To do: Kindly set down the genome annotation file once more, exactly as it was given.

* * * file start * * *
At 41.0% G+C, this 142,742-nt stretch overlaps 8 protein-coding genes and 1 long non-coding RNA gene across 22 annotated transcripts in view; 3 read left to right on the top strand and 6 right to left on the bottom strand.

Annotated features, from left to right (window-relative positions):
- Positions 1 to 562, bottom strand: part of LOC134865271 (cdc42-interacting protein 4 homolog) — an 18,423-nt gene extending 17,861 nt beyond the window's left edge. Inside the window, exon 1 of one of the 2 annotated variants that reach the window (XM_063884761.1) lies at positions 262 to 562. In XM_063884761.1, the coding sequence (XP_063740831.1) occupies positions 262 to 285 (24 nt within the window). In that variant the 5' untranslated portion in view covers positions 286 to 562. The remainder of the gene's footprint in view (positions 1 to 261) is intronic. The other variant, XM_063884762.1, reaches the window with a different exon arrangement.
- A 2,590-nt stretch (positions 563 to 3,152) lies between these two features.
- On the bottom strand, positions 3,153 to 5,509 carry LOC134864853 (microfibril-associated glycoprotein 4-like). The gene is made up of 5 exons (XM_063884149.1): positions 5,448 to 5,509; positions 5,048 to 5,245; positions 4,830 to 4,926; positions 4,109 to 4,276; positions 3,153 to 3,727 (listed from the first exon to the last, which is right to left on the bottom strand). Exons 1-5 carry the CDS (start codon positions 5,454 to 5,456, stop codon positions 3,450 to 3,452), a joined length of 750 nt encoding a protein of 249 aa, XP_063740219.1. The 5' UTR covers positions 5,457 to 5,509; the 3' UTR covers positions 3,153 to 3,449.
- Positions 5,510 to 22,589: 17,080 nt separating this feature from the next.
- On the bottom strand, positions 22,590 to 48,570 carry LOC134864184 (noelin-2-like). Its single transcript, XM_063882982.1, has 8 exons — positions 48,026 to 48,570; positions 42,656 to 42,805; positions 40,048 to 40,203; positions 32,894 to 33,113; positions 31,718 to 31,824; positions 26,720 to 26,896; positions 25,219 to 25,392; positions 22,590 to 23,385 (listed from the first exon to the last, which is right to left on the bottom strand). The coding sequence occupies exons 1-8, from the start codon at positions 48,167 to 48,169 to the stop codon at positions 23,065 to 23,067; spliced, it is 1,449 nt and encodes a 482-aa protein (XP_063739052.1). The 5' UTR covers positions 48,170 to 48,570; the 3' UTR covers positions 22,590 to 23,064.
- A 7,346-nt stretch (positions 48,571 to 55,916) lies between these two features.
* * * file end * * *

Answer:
At 41.0% G+C, this 142,742-nt stretch overlaps 8 protein-coding genes and 1 long non-coding RNA gene across 22 annotated transcripts in view; 3 read left to right on the top strand and 6 right to left on the bottom strand.

Annotated features, from left to right (window-relative positions):
- Positions 1 to 562, bottom strand: part of LOC134865271 (cdc42-interacting protein 4 homolog) — an 18,423-nt gene extending 17,861 nt beyond the window's left edge. Inside the window, exon 1 of one of the 2 annotated variants that reach the window (XM_063884761.1) lies at positions 262 to 562. In XM_063884761.1, the coding sequence (XP_063740831.1) occupies positions 262 to 285 (24 nt within the window). In that variant the 5' untranslated portion in view covers positions 286 to 562. The remainder of the gene's footprint in view (positions 1 to 261) is intronic. The other variant, XM_063884762.1, reaches the window with a different exon arrangement.
- A 2,590-nt stretch (positions 563 to 3,152) lies between these two features.
- On the bottom strand, positions 3,153 to 5,509 carry LOC134864853 (microfibril-associated glycoprotein 4-like). The gene is made up of 5 exons (XM_063884149.1): positions 5,448 to 5,509; positions 5,048 to 5,245; positions 4,830 to 4,926; positions 4,109 to 4,276; positions 3,153 to 3,727 (listed from the first exon to the last, which is right to left on the bottom strand). Exons 1-5 carry the CDS (start codon positions 5,454 to 5,456, stop codon positions 3,450 to 3,452), a joined length of 750 nt encoding a protein of 249 aa, XP_063740219.1. The 5' UTR covers positions 5,457 to 5,509; the 3' UTR covers positions 3,153 to 3,449.
- Positions 5,510 to 22,589: 17,080 nt separating this feature from the next.
- On the bottom strand, positions 22,590 to 48,570 carry LOC134864184 (noelin-2-like). Its single transcript, XM_063882982.1, has 8 exons — positions 48,026 to 48,570; positions 42,656 to 42,805; positions 40,048 to 40,203; positions 32,894 to 33,113; positions 31,718 to 31,824; positions 26,720 to 26,896; positions 25,219 to 25,392; positions 22,590 to 23,385 (listed from the first exon to the last, which is right to left on the bottom strand). The coding sequence occupies exons 1-8, from the start codon at positions 48,167 to 48,169 to the stop codon at positions 23,065 to 23,067; spliced, it is 1,449 nt and encodes a 482-aa protein (XP_063739052.1). The 5' UTR covers positions 48,170 to 48,570; the 3' UTR covers positions 22,590 to 23,064.
- A 7,346-nt stretch (positions 48,571 to 55,916) lies between these two features.